Dickens’ tale of an apprentice given the chance to become a gentleman is now that of a young Florida artist named Finn, given the chance to become a success in 1990s New York. First, a mysterious convict bullies Finn into saving his life. Next, Finn is summoned to an overgrown Gothic palazzo where Nora Dinsmoor lives in the past, attended by beautiful blonde Estella, who will haunt him through the rest of the story. Last, there is secret benefactor whose munificence allows him to work toward his dream of success, and to win Estella.
The Glass Castle is a remarkable memoir of resilience and redemption, and a revelatory look into a family at once deeply dysfunctional and uniquely vibrant. When sober, Jeannette's brilliant and charismatic father captured his children's imagination, teaching them physics, geology, and how to embrace life fearlessly. But when he drank, he was dishonest and destructive. Her mother was a free spirit who abhorred the idea of domesticity and didn't want the responsibility of raising a family. The Walls children learned to take care of themselves. They fed, clothed, and protected one another, and eventually found their way to New York. Their parents followed them, choosing to be homeless even as their children prospered. The Glass Castle is truly astonishing--a memoir permeated by the intense love of a peculiar but loyal family.
Chronicling the adventures of an eccentric, resilient and tight-knit family. A remarkable story of unconditional love. A young woman who, influenced by the joyfully wild nature of her deeply dysfunctional father, found the fiery determination to carve out a successful life on her own terms
Most books on film adaptation--the relation between films and their literary sources--focus on a series of close one-to-one comparisons between specific films and canonical novels. This volume identifies and investigates a far wider array of problems posed by the process of adaptation. Beginning with an examination of why adaptation study has so often supported the institution of literature rather than fostering the practice of literacy. The range of films studied, from silent Shakespeare to Sherlock Holmes to "The Lord of the Rings," is as broad as the problems that come under review.
This collection of essays offers a sustained, theoretically rigorous rethinking of various issues at work in film and other media adaptations. The essays in the volume as a whole explore the reciprocal, intertextual quality of adaptations that permeate the contemporary media experience--from books, to films, to music, to graphic novels. The central argument in this book is that texts in various media always borrow, rework, and adapt each other in complex ways; in addition, the authors in this volume explore the specific forces (social, economic, historical, and authorial) that are at work in particular texts and intertexts. Together, the fourteen essays emphasize that adaptations, in the intersections they create across different media, inhabit a sort of cross-fertilization that is both artistically productive and affirmative of difference.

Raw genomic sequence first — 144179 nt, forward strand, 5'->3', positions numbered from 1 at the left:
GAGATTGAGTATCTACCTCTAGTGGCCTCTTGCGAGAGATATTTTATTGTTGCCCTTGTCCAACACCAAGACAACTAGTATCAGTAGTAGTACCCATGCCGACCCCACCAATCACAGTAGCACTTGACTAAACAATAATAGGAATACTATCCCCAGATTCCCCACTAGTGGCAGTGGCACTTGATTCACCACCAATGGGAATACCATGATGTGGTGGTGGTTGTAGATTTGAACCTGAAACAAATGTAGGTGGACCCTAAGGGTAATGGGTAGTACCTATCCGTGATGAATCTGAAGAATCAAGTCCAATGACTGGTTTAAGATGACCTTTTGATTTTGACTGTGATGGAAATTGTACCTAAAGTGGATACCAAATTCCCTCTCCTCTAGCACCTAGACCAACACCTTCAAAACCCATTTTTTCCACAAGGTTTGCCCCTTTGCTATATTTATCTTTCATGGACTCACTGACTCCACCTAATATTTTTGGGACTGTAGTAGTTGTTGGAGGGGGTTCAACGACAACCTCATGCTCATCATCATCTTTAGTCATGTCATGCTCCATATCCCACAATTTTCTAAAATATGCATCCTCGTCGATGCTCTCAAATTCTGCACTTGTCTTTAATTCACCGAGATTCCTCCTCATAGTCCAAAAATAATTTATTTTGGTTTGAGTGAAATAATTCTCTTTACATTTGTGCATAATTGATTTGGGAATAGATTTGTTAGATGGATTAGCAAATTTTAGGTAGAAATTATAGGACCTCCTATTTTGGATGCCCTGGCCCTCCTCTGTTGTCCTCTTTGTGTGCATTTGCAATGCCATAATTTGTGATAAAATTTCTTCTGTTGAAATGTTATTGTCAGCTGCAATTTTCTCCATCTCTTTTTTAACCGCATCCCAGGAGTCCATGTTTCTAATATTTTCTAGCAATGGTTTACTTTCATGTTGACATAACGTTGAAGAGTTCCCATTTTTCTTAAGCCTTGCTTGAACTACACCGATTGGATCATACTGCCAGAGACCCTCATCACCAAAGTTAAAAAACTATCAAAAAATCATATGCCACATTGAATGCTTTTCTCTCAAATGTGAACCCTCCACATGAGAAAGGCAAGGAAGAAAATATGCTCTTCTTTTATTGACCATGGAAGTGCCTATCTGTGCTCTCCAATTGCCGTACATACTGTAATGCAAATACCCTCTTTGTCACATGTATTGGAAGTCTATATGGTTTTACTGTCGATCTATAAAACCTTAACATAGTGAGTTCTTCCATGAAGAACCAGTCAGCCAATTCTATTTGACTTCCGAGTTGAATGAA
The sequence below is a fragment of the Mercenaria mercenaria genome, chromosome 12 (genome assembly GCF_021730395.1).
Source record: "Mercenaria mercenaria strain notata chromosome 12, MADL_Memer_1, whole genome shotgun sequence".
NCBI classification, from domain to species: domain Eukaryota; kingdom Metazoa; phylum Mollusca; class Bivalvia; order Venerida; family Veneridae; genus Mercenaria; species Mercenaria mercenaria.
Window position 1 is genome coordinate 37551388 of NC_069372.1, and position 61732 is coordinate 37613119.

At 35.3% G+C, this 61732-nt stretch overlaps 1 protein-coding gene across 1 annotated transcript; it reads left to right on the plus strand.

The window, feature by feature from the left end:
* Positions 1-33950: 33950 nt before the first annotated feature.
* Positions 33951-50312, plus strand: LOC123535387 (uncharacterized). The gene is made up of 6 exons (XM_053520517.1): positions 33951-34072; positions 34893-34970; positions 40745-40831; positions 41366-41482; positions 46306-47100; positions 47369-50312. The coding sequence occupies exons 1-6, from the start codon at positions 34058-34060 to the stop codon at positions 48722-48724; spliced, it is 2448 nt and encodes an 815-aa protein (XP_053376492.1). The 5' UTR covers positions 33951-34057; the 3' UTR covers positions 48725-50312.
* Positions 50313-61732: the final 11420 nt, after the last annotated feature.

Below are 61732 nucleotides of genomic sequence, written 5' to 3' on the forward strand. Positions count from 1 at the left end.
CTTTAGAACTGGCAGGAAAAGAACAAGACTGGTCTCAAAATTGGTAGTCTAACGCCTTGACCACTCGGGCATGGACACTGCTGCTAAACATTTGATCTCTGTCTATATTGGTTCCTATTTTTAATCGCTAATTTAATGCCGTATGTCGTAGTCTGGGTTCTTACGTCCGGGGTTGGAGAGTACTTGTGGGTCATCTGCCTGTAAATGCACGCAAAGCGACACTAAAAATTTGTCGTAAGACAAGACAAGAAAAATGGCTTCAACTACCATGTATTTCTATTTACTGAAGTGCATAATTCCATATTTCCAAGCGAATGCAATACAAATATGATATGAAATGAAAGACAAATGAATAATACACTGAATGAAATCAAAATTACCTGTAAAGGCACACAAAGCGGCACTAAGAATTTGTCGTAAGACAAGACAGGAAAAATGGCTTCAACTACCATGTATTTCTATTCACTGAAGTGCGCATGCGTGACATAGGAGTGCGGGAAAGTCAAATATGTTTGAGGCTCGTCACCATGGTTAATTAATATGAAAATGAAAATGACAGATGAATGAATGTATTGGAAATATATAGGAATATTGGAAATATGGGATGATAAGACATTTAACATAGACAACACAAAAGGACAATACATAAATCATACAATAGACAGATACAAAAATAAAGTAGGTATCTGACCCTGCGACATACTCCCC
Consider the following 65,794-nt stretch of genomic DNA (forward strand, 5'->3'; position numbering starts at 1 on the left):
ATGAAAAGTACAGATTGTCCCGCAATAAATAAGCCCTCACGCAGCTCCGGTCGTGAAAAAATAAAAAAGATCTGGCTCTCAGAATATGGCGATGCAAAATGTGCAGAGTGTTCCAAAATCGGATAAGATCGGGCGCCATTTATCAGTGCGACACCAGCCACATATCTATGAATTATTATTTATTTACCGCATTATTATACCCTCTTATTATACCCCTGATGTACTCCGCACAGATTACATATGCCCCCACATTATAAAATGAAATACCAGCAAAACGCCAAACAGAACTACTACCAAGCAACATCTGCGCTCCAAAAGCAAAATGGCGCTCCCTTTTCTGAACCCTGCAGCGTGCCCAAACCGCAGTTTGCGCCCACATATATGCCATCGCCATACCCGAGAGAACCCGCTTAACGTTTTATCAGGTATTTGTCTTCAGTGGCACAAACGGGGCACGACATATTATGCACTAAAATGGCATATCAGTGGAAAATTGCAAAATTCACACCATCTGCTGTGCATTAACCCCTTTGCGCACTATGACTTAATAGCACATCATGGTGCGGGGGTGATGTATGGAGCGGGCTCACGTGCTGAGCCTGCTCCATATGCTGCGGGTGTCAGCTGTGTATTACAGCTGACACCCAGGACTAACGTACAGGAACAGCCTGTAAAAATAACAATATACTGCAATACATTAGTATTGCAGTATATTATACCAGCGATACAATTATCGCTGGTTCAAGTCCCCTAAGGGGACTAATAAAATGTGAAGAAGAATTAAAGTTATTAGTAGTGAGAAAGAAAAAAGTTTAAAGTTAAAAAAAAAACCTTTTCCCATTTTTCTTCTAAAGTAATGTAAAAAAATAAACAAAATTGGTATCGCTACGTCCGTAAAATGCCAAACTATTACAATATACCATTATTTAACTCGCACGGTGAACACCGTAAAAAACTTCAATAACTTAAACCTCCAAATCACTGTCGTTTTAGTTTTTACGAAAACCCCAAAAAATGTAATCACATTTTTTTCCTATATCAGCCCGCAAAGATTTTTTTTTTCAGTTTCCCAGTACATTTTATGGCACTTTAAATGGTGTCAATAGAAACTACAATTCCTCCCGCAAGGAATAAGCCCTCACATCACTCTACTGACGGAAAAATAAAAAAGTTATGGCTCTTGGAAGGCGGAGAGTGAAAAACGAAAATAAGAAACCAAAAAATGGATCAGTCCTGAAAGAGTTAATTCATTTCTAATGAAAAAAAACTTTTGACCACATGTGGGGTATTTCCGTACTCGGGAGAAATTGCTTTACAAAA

In the not-so-distant future, strong-willed and beautiful Kate possesses a precious commodity that most women have lost and most men want to control... fertility. In a brain-washing bootcamp that turns fertile women into surrogate mothers for social-elite men and their infertile wives, Kate thinks she’s made out well when she’s assigned to an eminent party leader. But when she learns that he’s sterile, she’s faced with the impossible choice: produce him an heir or die!
It is the world of the near future, and Offred is a Handmaid in the home of the Commander and his wife. She is allowed out once a day to the food market, she is not permitted to read, and she is hoping the Commander makes her pregnant, because she is only valued if her ovaries are viable. Offred can remember the years before, when she was an independent woman, had a job of her own, a husband and child. But all of that is gone now...everything has changed.
Winner of the Pulitzer Prize, Toni Morrison's Beloved is a spellbinding and dazzlingly innovative portrait of a woman haunted by the past. Sethe was born a slave and escaped to Ohio, but eighteen years later she is still not free. She has borne the unthinkable and not gone mad, yet she is still held captive by memories of Sweet Home, the beautiful farm where so many hideous things happened. Meanwhile Sethe's house has long been troubled by the angry, destructive ghost of her baby, who died nameless and whose tombstone is engraved with a single word: Beloved. Sethe works at beating back the past, but it makes itself heard and felt incessantly in her memory and in the lives of those around her. When a mysterious teenage girl arrives, calling herself Beloved, Sethe's terrible secret explodes into the present.
After Paul D. finds his old slave friend Sethe in Ohio and moves in with her and her daughter Denver, a strange girl comes along by the name of "Beloved". Sethe & Denver take her in and then strange things start to happen.